So, let’s check the steps one at a time!
1. Assess Your Fitness Level
Training your German Shepherd to run with you will depend a lot on your own level of training. So, before starting to run with your German Shepherd, I’d first suggest seeing where you are at with your own fitness level before attempting to add in a dog.
If you are a seasoned runner and try to bring in your German Shepherd on one of your regular runs, you may ask too much of them, too soon, and could potentially sour your dog’s interest in running at best or injure them at worst.
On the other hand, if you are new to running and try to bring in your pup right off the bat, you could wind up frustrating both you AND your dog when trying to form good running habits, so it’s usually best to get started on your own first and then add your dog in once you have gotten into the groove of things.
2. Assess Your Dog’s Fitness Level
Once you are ready to add in your pup, you will want to make sure your German Shepherd is in good physical condition first.
Puppies and younger dogs who are still growing are not the best candidates for running as they are still developing and too much physical activity (which includes running, jumping, and any strenuous impact on their joints) could cause issues later on in life.
Similarly, senior German Shepherds or those suffering from any sort of medical condition may also not be a good candidate for a running partner.
German Shepherds can be prone to joint issues including hip and elbow dysplasia, so if your dog has any sort of history of this you should check with your vet first before running with them. A lot of this depends on how frequently you wish to run, the terrain you are running on, and the pace at which you are running.
When in doubt, discuss your interest in running with your pup’s veterinarian and have them conduct an exam to see if your German Shepherd is in good condition to start running with you.
In most cases, if you are just interested in jogging around the block a few times a week, it’s likely your German Shepherd will be able to accompany you.
But if you are wanting to start running trails or have a vision of competing in a 5k alongside your dog, then you may need to be more mindful of your dog’s physical abilities.
3. Check In With Your Dog
Even if your German Shepherd is physically capable of running with you, they may not want to.
Just as with people, some dogs just aren’t interested in certain activities. While German Shepherds do tend to love being physically active and enjoy running, there are certain individuals where it’s just not their thing.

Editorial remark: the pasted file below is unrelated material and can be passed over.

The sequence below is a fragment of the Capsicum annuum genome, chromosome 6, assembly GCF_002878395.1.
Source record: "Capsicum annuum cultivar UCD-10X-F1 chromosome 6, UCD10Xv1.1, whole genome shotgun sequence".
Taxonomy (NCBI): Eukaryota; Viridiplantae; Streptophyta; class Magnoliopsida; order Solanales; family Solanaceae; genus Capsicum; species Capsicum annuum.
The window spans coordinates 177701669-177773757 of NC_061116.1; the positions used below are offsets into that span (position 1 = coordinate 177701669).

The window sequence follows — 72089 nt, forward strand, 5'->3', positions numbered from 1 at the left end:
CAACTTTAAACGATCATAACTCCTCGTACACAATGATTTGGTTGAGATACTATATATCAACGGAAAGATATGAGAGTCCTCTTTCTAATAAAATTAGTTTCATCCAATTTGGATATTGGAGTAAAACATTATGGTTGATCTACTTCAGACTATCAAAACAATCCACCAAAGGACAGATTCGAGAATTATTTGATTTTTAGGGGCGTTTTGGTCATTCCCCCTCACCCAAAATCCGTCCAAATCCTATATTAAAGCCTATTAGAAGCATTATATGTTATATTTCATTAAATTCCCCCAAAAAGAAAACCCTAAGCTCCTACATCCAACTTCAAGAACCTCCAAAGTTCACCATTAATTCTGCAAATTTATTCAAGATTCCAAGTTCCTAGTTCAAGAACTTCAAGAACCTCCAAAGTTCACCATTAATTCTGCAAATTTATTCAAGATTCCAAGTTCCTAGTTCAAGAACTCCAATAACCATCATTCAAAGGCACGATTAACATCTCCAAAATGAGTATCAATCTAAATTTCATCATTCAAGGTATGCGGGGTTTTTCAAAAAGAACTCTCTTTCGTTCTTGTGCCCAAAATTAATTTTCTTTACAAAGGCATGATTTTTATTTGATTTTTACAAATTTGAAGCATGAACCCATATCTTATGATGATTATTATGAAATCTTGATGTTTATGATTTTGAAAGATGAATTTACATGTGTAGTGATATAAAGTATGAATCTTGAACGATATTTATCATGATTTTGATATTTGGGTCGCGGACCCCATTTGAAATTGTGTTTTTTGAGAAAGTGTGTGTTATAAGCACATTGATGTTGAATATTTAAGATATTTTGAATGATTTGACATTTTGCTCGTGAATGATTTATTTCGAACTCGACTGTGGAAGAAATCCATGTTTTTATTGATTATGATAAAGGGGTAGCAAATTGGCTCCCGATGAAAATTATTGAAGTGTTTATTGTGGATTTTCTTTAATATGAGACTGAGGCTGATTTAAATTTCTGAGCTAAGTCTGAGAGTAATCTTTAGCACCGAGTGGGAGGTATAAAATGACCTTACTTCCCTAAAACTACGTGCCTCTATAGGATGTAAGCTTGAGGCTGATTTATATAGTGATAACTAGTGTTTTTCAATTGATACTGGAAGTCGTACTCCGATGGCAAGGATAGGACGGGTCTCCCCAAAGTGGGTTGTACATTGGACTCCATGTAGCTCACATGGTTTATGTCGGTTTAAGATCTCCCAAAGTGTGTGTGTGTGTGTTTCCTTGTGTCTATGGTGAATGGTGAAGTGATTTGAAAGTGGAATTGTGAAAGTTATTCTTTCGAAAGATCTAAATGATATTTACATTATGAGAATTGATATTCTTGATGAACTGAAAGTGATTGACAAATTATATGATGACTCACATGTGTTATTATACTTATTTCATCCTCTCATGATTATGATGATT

If this is the case with your pup, then it’s best not to force them to do something they don’t want to do and to find an alternative activity that they can enjoy instead.
4. Start With Basic Leash Training
To begin training your German Shepherd to start running with you, you’ll want to start with basic leash manners if your pup doesn’t yet have those.
Using positive reinforcement and reward-based training is best for teaching this, and if your pup is a puller you can also use humane pieces of equipment such as a front clip harness or a head halter to help with the leash training process.
While you may eventually be able to run with your German Shepherd off-leash, it’s best (and safest) to start running with them on leash first.
5. Train Your Dog To Understand Different Paces
Once you’ve completed leash training with your dog, you can move on to helping your German Shepherd understand the different paces required for jogging and running.
Unlike walking, running can have greater differences in pace and it may take a bit of learning until your German Shepherd understands what pace they should be running at in order to stay in line with you.
This can take a little bit of trial and error and is largely dependent on your own individual pace and running style, but again using reward-based training can help teach your pup to stay by your side rather than behind or in front of you.
Rewarding your dog when they are in the location you want them to be will help encourage them to stay in that place, and you can also teach them verbal cues for pace changes such as “faster”, “slower”, “left”, “right”, or “stop” which can make for an easier run.
If your dog does get ahead of you or tries to zig-zag, you may have to go back to some leash training basics to help teach them where you want them to be, and you may have to stick to shorter and slower runs until your pup learns the ropes.
6. Endurance Training
If you are interested in training for longer distances, trail running, or anything that requires more effort and endurance from your German Shepherd, you will also need to start a conditioning program to help build up your dog’s cardiovascular health, muscle strength, and overall physical fitness (just like you would do for yourself!).
As this type of training can vary greatly depending on the individual dog and what activity you are wanting to do, it’s best to talk with your veterinarian or a canine physical therapist who may be able to help you come up with a good training program for your German Shepherd.
7. Off-Leash Training